Most humans are incredibly ignorant when it comes to what love means in the context of love relationships. I was the same.
So, let’s get the record straight and define love in two words…
Love is support and challenge. That’s it.
It’s not just the support side—if you have a great partner, they support you, yes, but they also are willing to challenge you. And, they don’t even have to try—live with them long enough and their behavior will challenge you and test you unlike anything else.
Most people mistakenly confuse love for infatuation, which is a childlike and romantic notion of someone who supports our every move. Barf.
I hate to be the bearer of bad news, but love isn’t just the warm fuzzies you get when you “fall in love.” That feeling is called infatuation or dopamine and it’s one side of the coin. Dope-A-mine. My feeling of being on dope. Seriously.
If you want to get high, just go get some good Colorado weed and light up. That’s about the same feeling as what most people mistakenly call “falling in love.”
And, don’t get me wrong, I do enjoy that feeling—be it falling for someone or sparking one up. It’s a good one. Yet if we look at our own experience, the high doesn’t last.
When you “fall in love” you “get high” on the feelings when you and your “soul mate” connect. Then, after about six months to a year, you stop getting high off the feelings because this person now annoys you. Thus we naturally move from infatuation to resentment in our partnership with another person.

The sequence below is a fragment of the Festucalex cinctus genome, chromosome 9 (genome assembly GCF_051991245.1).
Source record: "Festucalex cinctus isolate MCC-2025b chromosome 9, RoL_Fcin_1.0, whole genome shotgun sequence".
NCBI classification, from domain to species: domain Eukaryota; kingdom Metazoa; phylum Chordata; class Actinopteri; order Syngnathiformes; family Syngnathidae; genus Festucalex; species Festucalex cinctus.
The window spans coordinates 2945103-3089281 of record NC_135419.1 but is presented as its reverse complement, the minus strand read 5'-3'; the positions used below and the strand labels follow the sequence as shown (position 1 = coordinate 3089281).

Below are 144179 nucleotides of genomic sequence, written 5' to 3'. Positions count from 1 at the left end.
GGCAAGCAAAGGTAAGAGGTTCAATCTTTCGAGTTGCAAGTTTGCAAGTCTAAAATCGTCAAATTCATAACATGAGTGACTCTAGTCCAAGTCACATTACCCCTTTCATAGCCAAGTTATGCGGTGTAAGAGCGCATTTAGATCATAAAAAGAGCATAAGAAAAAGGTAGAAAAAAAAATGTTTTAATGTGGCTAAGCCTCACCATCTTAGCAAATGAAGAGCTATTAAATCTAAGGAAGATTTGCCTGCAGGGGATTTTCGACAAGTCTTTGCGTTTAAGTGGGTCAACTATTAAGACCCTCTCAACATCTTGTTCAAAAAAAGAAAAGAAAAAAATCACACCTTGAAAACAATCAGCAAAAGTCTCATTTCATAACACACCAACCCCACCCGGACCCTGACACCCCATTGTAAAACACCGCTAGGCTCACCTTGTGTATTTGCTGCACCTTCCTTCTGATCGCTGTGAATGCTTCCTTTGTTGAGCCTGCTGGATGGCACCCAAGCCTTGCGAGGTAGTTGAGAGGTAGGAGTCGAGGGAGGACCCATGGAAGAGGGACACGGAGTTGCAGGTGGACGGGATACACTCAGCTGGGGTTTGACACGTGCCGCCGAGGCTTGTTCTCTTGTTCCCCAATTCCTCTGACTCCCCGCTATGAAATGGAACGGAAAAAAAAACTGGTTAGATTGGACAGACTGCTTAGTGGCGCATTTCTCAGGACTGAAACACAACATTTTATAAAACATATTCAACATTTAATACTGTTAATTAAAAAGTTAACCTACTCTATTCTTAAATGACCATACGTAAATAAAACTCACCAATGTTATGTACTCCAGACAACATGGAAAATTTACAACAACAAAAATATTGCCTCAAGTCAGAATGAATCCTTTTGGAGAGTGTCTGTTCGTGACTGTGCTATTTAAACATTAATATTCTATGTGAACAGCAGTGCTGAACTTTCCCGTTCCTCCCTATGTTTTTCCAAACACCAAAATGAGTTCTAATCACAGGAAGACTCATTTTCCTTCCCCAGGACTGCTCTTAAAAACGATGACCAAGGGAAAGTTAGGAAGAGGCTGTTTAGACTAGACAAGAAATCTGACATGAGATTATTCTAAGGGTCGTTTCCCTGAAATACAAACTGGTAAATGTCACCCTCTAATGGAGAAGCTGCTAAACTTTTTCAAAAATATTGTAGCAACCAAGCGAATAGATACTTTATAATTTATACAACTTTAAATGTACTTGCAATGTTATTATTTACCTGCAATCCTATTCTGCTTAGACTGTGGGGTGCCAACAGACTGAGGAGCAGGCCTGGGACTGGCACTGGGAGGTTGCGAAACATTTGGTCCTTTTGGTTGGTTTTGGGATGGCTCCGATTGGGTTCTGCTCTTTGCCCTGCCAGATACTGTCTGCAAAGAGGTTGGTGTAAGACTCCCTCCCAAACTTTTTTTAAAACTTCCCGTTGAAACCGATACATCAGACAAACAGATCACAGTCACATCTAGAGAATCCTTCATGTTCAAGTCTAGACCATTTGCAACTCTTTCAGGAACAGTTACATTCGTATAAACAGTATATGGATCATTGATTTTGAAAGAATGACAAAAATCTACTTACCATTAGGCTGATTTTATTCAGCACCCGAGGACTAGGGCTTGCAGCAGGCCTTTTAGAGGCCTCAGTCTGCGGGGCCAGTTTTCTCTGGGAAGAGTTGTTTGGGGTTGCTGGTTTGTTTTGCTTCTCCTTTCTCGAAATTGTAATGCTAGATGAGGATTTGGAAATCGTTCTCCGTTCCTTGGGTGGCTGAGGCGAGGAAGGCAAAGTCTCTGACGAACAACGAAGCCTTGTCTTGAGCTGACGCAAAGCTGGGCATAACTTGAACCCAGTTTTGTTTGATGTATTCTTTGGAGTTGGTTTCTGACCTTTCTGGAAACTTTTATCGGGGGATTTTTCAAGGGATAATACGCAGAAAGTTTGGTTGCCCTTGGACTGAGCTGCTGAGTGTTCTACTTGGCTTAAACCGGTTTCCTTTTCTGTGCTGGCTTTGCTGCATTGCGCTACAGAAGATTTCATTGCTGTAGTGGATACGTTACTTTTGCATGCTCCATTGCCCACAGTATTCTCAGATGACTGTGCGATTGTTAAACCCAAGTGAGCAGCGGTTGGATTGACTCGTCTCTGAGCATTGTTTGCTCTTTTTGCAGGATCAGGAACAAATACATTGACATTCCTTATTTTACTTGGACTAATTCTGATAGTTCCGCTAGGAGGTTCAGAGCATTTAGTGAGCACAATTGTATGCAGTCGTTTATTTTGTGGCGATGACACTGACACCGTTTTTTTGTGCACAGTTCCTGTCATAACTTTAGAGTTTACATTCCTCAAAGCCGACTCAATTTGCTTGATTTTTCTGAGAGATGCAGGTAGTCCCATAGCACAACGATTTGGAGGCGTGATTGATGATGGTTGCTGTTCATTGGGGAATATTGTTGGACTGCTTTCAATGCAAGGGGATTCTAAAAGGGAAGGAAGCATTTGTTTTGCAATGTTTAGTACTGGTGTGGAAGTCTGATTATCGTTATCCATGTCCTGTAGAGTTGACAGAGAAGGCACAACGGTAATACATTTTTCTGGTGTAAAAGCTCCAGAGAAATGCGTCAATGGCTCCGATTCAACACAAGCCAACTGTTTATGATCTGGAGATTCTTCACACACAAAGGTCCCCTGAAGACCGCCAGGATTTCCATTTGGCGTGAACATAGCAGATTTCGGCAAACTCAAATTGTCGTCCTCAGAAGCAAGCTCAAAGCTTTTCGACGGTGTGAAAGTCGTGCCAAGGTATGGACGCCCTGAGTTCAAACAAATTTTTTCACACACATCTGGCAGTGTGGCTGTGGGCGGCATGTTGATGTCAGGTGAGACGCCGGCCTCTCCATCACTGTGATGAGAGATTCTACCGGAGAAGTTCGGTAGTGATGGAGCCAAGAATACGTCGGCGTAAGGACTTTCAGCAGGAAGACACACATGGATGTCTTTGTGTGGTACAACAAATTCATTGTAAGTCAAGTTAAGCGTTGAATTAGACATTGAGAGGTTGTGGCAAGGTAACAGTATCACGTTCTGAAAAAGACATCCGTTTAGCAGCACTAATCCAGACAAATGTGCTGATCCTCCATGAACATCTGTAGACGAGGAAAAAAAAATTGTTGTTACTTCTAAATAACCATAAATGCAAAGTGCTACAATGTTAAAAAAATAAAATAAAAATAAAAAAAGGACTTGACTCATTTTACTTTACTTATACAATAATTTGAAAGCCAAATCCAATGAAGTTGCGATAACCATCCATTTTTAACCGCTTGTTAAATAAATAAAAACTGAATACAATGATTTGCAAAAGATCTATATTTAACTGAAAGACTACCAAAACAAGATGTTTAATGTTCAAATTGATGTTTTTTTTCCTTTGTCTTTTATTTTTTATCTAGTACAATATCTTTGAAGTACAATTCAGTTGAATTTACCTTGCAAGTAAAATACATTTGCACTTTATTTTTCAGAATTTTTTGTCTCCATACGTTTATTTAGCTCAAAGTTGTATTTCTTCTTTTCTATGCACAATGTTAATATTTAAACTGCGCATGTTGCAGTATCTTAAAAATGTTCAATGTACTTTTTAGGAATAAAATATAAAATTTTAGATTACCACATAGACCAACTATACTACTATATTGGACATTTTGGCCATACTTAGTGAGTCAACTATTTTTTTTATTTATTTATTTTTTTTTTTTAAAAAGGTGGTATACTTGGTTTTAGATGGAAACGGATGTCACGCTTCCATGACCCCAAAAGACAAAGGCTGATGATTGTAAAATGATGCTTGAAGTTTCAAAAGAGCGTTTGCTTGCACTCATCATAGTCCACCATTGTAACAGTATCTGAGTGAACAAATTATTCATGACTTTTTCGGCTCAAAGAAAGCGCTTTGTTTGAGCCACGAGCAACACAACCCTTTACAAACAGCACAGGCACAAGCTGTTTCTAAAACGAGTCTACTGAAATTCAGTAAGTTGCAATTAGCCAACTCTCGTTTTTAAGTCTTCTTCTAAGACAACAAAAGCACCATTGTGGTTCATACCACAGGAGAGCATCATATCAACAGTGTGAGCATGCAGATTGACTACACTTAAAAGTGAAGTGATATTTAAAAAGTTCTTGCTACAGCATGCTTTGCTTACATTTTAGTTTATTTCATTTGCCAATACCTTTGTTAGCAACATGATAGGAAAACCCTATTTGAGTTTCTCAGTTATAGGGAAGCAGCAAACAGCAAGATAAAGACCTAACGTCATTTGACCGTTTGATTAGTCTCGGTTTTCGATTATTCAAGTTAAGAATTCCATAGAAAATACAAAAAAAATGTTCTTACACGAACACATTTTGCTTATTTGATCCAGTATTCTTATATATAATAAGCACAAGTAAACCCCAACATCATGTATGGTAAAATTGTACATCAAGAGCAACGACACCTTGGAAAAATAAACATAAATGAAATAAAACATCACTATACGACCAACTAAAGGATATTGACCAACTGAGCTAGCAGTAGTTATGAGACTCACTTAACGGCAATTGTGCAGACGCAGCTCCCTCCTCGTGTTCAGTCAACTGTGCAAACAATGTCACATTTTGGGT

Because now your partner can’t hide their true colors. They annoy the sh*t out of you in small and big ways.
To make matters worse, most people have purchased a fantasy around marriage or long-term relationship—that it’s supposed to feel good all the time (our culture feeds us this idea and most people believe it and then then get annoyed when their imperfect human partner can’t live up to their fantasy).
So when resentment shows up, people run or make their partner wrong.
If you want to keep chasing the “falling in love” feeling, you’ll create a tail of resentment that follows you to get you back to the middle.
So, if we want to have less drama in our relationships, I recommend setting down the fantasy and the addiction to the drug-like feelings of a one-sided relationship (support), and instead embrace both sides of the relationship—which includes “challenge. This gets us to a whole-relationship and to the real definition of love.
Or course, some relationships can get too heavy on the “challenge” side. That relationship would need more support.
In other words, love embraces our infatuation and our resentment. The balance of accepting these two opposites is love. And, it’s a moment, a state. And, pretty soon, we swing to one of the poles.
People who rock inspiring relationships over time, are able to work with polarities skillfully. They don’t have a childish fantasy that the challenging feelings of the relationship will go away in favor of more supportive feelings.
The smart couple embraces support and challenge, both.
When we come to understand that challenge and support are two sides of the same coin we can dramatically increase our fulfillment in our long-term relationship.
Don’t buy it? Embrace more challenge and see where it takes you. My guess is that you will experience a deeper, more realistic experience of love.
Author: Jayson Gaddis
Editor: Katarina Tavčar
Photo: Flickr/Guian Bolisay
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